I admit, I'd rather see Hicks in the OF than Gardner. And: I've always liked the way Gardy played the game.

I admit, I'd rather see Red Clint playing than Giancarlo. Don't tell me about HRs, his salary, etc.

I admit, I am already HATING whatever these geniuses will do to get Tulo onto the roster (i.e., whoever they let go is gonna hurt). If they release Tulo (thus keeping Gio and Wade) I will be ecstatic.

I admit, I have lost hope in a recovery of The Glory That Was Severino. This is depressing as shit, as the guy is only 25 years old.

I admit, the early-season surge of Curtis Lemay surprised me. I repeatedly say to myself in the mirror -- "You know nothing." (yes, my wife agrees...) Either that, or a depressing late-season collapse (at least by him) is coming.

AND: I admit, I didn't read my history and learn that the Mensheviks came up very short in pitching. Maybe they didn't have enough lefties on the roster?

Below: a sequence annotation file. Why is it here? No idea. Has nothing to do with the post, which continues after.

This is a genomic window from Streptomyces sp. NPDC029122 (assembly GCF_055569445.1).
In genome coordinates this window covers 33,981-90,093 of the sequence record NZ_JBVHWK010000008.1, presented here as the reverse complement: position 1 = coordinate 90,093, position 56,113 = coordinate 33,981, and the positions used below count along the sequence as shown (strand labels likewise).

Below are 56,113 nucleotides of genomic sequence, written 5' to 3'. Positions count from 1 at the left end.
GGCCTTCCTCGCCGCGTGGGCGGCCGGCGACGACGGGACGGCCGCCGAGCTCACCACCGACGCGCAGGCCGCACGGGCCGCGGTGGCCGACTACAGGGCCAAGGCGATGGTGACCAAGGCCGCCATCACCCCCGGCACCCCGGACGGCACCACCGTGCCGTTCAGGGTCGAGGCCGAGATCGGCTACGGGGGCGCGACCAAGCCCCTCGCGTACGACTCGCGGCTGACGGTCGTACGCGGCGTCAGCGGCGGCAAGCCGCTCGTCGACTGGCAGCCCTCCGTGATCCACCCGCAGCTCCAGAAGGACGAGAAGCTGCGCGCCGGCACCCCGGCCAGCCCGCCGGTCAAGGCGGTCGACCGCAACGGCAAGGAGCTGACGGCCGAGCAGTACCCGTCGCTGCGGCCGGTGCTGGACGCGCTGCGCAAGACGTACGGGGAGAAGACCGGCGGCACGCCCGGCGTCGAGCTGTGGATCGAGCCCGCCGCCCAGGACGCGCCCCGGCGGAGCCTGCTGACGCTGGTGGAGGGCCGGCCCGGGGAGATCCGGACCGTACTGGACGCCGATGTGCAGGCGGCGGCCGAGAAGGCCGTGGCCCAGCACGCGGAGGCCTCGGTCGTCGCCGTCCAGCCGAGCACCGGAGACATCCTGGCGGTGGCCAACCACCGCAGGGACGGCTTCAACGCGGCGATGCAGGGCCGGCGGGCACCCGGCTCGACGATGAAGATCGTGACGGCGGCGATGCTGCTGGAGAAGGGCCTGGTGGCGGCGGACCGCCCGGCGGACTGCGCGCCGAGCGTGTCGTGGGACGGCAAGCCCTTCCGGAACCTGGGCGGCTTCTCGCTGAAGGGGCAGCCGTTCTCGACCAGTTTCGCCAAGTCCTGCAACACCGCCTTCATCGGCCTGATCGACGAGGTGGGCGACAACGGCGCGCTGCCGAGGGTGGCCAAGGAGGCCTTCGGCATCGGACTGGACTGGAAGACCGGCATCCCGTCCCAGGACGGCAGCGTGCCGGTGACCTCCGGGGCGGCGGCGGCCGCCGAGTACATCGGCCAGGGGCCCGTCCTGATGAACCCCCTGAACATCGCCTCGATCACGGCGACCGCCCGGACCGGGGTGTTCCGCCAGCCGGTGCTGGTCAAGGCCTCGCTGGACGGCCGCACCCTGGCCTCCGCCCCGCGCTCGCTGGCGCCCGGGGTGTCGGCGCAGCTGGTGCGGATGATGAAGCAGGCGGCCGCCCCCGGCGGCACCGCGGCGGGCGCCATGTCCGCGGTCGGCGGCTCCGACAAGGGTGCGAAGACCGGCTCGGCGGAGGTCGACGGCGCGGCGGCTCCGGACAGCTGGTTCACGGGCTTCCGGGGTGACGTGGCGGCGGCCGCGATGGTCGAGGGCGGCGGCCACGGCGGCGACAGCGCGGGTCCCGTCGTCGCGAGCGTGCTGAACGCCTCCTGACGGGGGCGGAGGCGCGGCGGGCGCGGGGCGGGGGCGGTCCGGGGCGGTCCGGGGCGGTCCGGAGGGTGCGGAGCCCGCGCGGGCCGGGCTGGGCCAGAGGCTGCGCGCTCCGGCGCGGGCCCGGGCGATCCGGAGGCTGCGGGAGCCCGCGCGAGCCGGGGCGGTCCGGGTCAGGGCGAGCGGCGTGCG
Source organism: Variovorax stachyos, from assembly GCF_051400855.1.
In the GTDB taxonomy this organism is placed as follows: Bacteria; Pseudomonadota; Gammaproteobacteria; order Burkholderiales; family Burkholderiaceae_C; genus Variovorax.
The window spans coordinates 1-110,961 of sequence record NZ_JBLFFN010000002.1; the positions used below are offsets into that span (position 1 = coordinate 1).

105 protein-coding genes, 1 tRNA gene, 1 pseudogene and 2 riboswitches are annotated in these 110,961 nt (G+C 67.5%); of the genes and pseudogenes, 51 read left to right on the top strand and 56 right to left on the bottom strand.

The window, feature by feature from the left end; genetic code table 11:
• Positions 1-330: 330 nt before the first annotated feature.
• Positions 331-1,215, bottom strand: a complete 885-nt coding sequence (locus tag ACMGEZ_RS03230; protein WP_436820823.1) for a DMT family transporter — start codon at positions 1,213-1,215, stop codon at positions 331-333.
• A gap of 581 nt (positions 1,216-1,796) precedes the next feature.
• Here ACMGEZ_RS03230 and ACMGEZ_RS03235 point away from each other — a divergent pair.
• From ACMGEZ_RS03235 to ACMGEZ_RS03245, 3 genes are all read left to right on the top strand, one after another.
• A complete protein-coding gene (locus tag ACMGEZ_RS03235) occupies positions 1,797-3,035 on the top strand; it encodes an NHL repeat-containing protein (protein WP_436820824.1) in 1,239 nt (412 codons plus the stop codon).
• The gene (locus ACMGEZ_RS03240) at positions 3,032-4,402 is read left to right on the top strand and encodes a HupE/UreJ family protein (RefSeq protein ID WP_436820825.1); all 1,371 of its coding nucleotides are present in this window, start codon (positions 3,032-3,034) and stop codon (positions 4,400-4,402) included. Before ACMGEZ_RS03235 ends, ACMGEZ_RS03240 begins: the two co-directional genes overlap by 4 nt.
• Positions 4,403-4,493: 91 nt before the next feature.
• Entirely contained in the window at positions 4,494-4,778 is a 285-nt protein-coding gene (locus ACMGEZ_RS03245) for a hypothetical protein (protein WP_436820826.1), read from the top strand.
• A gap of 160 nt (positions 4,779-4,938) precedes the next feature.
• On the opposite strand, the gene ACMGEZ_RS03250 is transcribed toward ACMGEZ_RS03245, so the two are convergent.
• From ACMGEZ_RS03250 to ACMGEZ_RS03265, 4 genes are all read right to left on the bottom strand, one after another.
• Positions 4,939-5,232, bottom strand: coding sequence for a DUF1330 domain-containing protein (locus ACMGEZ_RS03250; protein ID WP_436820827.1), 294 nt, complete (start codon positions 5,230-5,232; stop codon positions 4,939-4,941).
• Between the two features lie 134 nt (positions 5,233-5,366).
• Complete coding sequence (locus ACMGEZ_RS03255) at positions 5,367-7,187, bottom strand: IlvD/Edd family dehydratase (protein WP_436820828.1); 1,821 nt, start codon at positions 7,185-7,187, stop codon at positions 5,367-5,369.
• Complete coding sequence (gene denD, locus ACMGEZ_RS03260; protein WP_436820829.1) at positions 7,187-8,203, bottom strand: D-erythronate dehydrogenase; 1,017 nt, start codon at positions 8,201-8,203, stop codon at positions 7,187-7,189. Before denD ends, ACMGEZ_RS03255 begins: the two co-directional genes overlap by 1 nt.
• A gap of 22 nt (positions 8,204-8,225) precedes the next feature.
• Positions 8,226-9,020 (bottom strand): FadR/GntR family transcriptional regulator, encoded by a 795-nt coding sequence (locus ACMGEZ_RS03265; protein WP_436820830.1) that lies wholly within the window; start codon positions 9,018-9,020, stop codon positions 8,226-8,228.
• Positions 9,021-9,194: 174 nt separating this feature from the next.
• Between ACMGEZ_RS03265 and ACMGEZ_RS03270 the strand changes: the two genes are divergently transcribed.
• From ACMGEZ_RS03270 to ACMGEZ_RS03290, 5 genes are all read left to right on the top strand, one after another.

Retired Stratman said...

What makes the Hottentot so hot? What puts the ape in apricot?
What do they got that we ain’t got?

You can say that again. (Ta-da!)

Anonymous said...

I guess you were in the bathroom during the homeruns by Voit, Sanchez, Torres, Urshela, etc., etc. It's true that this is not as much an all-or-nothing offense, but it's still heavily power-dependent.

Anonymous said...

Hey Imbecile JM--I've written several posts celebrating the flourishing of the "B" team and touting its virtues. You're a moron.

Anonymous said...

Dear assembled dunces: look at the post-1920 teams with the highest win totals. Check out the homerun totals. (Yankee fans: hint--1927, 1961, etc.)

Anonymous said...



Anonymous said...

Yeah, but none of these Replacements will pose nude in ESPN's 2019 Skin Rag like eight-packs Judge and Stanton.

These Replacements just win ballgames.

Anyone can do that, but it takes real skill to over-train and get oiled down in a manner approved by Bristol.

Anonymous said...

Joe FoB,